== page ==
from Educators' eZine
In public schools, we are continually asked to do more with less. Without complete information of the educational process, most taxpayers want positive results without increased taxes. That is why, at our school, we feel it is essential to create a leadership community.
Your leadership success increases exponentially by the number of leaders you create within your organization. Teachers, as well as administrators, must accept their roles as leaders to properly integrate technology. Then and only then can long-term success be realized. In times of education bashing and dwindling resources, we must acknowledge that our most valuable assets are our human resources and allow our students to build our future in a positive direction in a technological, global society.
1. Raise the Bar
"Expect a lot from yourself or no one else will."
If you don't, who will? You must expect nothing less than your best work. If you are satisfied with run of the mill technology integration, you will get it every time. Aim for excellence, and you will be surprised what you can accomplish through proper planning, experience, and your own professional development.
For me, "Raising the Bar" is the prelude to all the great things that leaders do. Granted, everything you do is not off the charts, but your goal should be to create the best. If you are an educator, you see it all the time. Teachers, parents, and students sometimes do "just enough". We are preparing our students for jobs that may not yet exist but one thing is for sure, they will need technology skills for the rest of the 21st century.
By raising the bar for yourself, you raise the bar for everyone. And, professional development will be a common thread that connects all of your best technology integrating teachers. It carries over into everything you do. High standards and commitment are catchy. Work hard, be successful, have fun.
When it comes to the integration of technology, I've seen a lot of school administrators that could "talk the talk" but they do not "walk the walk". They expect the people around them to accomplish results that they are not committed to themselves.
Because we continually "Raise the Bar" at our school, our professional development opportunities led to the creation of a Master of Art in Instructional Technology cohort. Twelve of our teachers received advance degrees on our campus, (for free). We created a partnership with a local college that benefitted all of us.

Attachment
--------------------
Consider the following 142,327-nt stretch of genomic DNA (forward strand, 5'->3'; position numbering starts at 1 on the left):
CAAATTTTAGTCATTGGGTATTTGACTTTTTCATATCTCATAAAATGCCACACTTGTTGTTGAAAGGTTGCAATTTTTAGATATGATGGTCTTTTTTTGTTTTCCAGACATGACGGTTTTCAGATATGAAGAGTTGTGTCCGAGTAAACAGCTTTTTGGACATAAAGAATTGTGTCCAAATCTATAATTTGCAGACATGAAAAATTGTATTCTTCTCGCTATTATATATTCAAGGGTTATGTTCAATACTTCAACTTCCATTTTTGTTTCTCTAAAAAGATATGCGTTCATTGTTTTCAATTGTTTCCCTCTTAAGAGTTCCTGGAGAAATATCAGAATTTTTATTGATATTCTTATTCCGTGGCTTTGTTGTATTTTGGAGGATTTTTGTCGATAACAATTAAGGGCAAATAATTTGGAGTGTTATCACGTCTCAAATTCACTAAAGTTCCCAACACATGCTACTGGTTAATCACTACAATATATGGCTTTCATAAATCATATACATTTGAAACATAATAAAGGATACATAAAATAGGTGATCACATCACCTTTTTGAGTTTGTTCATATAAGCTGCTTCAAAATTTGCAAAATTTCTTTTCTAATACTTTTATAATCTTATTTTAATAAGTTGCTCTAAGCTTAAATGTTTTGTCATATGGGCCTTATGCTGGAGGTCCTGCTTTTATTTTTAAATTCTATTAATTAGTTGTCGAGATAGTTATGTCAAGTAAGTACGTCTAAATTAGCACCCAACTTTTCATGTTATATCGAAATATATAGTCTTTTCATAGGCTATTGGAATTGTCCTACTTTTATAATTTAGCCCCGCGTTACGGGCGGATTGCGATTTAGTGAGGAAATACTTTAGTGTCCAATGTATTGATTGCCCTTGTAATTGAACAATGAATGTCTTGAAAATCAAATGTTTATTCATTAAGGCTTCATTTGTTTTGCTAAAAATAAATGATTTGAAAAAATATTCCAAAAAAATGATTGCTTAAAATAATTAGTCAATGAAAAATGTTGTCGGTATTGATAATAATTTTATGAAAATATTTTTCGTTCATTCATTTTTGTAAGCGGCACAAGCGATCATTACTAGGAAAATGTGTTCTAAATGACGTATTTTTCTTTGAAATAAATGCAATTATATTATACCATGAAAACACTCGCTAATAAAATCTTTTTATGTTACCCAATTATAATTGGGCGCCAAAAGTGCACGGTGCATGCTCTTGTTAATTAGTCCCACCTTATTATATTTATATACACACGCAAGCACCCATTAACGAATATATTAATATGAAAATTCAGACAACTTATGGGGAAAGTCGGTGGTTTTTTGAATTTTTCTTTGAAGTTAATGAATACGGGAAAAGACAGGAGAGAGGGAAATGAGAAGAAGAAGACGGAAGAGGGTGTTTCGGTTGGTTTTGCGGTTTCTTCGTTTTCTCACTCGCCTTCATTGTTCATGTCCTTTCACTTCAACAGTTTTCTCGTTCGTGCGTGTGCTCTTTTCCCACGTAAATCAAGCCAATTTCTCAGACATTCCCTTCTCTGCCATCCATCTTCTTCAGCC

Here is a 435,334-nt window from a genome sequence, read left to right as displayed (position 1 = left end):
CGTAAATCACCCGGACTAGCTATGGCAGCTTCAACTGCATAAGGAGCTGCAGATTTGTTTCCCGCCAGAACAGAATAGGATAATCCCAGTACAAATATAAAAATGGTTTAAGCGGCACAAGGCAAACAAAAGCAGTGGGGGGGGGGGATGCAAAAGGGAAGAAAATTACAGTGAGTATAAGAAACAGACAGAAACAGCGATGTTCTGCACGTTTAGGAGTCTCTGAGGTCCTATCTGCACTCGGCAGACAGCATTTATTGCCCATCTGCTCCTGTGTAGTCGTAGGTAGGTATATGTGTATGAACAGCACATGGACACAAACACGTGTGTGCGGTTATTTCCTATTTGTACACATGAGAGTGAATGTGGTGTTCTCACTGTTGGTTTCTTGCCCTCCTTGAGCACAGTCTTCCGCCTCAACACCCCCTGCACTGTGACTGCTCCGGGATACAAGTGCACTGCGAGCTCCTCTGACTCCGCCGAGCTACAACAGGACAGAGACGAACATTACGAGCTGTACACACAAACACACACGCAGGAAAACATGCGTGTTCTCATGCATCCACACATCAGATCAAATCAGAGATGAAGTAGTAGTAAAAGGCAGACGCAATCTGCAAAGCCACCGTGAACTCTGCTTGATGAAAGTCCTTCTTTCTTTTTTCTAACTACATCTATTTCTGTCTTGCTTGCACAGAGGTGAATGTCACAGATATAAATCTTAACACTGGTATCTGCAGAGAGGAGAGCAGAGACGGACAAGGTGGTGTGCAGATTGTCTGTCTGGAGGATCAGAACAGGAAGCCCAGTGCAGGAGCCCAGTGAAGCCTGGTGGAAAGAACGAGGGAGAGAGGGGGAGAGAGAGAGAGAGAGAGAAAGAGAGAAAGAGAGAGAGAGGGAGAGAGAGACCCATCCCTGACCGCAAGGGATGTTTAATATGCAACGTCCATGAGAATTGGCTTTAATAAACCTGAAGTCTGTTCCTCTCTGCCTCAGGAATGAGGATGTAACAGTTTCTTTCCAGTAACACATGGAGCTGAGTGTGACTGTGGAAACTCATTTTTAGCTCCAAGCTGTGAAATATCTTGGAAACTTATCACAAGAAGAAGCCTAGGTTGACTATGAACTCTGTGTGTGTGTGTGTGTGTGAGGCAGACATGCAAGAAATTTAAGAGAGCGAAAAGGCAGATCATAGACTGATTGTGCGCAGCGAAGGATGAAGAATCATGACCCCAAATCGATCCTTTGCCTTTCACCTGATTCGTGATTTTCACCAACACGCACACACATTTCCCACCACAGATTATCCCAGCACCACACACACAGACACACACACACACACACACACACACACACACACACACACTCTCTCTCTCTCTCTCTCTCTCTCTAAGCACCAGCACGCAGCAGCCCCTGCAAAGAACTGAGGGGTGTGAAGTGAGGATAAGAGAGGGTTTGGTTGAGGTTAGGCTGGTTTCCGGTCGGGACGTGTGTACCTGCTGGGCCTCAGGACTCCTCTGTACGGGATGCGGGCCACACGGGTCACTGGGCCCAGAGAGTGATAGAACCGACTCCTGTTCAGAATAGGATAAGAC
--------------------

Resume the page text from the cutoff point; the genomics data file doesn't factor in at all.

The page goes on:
2. Set Goals
"Without you, the world would not be as productive."
It works! And you might think goal setting is common sense, but most people do not do it. Do you write down your goals? I always had goals, but sometimes they would get away from me, or they would be postponed. Once I started to write them down, my chances of achievement were greatly increased, and I became more successful.
Many school technology leaders do not know where they are going. So, how are they going to get there? More importantly, you need to know where you are. An important component of technology professional development and a technology plan is to develop a vision, mission, and goals.
At our school, we benchmarked our teachers then lined up our professional development with our goals. This allowed us to schedule certain types of professional development and allocate resources to accommodate this part of the plan. Eventually, we created a high number of turnkey trainers which allowed us to decrease the amount of money we were spending on the training component of technology integration. Your taxpayers and board of education members are thrilled to hear that you will spend less money in the long run.
3. Never Ask Anyone To Do Something You Would Not Do
"Positive culture is synonymous with positive leadership."
Some people have positional power, and they are great at designation. Those people hoard the power. A high-ranking position does not make you a leader; it makes you a person in a high-ranking position. Hey, there's enough leadership for everyone. Great leaders share the power through empowerment (that's a later point). Negative leaders always have to be the center of attention or designation.
Great leaders are not afraid to get their hands dirty. Don't be scared to chip in. As principal of our school, I've done just about every job. I have salted icy sidewalks, cleaned up dog poop, washed cafeteria tables, and painted walls. Granted, some people insist my time is mostly effective in other areas, but when you need something done, people are more willing to get it done if they see you getting it done for them. The same rings true in any organization.
It is important as a technology leader that you take the time to go through the training you expect from the people around you. You do not have to be an expert in all areas of technology integration but do not be afraid to facilitate learning with teachers as well as the students. After you make a commitment, do your own research to stay ahead of the learning curve. You will be surprised at the positive response the people around you will give when you take the time to do what you ask of them.
4. Lead by Example
"Be the change you want to see in the world."